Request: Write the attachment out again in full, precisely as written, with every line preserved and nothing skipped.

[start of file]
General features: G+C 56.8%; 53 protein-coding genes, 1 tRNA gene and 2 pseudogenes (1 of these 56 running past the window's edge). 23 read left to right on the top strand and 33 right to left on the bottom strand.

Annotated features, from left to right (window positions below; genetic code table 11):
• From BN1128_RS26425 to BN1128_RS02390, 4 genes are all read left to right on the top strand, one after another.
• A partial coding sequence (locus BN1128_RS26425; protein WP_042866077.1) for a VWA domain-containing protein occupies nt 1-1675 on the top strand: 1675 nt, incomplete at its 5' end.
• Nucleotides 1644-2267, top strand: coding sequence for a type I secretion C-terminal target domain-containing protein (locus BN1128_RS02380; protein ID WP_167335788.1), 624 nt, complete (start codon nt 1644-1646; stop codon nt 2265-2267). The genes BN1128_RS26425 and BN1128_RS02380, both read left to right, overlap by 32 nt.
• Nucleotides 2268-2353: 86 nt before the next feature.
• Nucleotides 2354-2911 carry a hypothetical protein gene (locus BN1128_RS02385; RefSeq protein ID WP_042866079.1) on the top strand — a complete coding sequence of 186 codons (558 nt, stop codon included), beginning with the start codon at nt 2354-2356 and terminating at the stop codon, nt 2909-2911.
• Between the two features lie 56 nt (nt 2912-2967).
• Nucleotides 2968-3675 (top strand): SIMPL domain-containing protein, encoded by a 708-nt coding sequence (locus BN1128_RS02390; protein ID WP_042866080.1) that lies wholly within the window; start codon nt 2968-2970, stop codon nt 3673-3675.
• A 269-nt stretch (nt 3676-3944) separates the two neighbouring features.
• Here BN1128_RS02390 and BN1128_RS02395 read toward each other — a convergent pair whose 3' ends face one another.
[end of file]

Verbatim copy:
General features: G+C 56.8%; 53 protein-coding genes, 1 tRNA gene and 2 pseudogenes (1 of these 56 running past the window's edge). 23 read left to right on the top strand and 33 right to left on the bottom strand.

Annotated features, from left to right (window positions below; genetic code table 11):
• From BN1128_RS26425 to BN1128_RS02390, 4 genes are all read left to right on the top strand, one after another.
• A partial coding sequence (locus BN1128_RS26425; protein WP_042866077.1) for a VWA domain-containing protein occupies nt 1-1675 on the top strand: 1675 nt, incomplete at its 5' end.
• Nucleotides 1644-2267, top strand: coding sequence for a type I secretion C-terminal target domain-containing protein (locus BN1128_RS02380; protein ID WP_167335788.1), 624 nt, complete (start codon nt 1644-1646; stop codon nt 2265-2267). The genes BN1128_RS26425 and BN1128_RS02380, both read left to right, overlap by 32 nt.
• Nucleotides 2268-2353: 86 nt before the next feature.
• Nucleotides 2354-2911 carry a hypothetical protein gene (locus BN1128_RS02385; RefSeq protein ID WP_042866079.1) on the top strand — a complete coding sequence of 186 codons (558 nt, stop codon included), beginning with the start codon at nt 2354-2356 and terminating at the stop codon, nt 2909-2911.
• Between the two features lie 56 nt (nt 2912-2967).
• Nucleotides 2968-3675 (top strand): SIMPL domain-containing protein, encoded by a 708-nt coding sequence (locus BN1128_RS02390; protein ID WP_042866080.1) that lies wholly within the window; start codon nt 2968-2970, stop codon nt 3673-3675.
• A 269-nt stretch (nt 3676-3944) separates the two neighbouring features.
• Here BN1128_RS02390 and BN1128_RS02395 read toward each other — a convergent pair whose 3' ends face one another.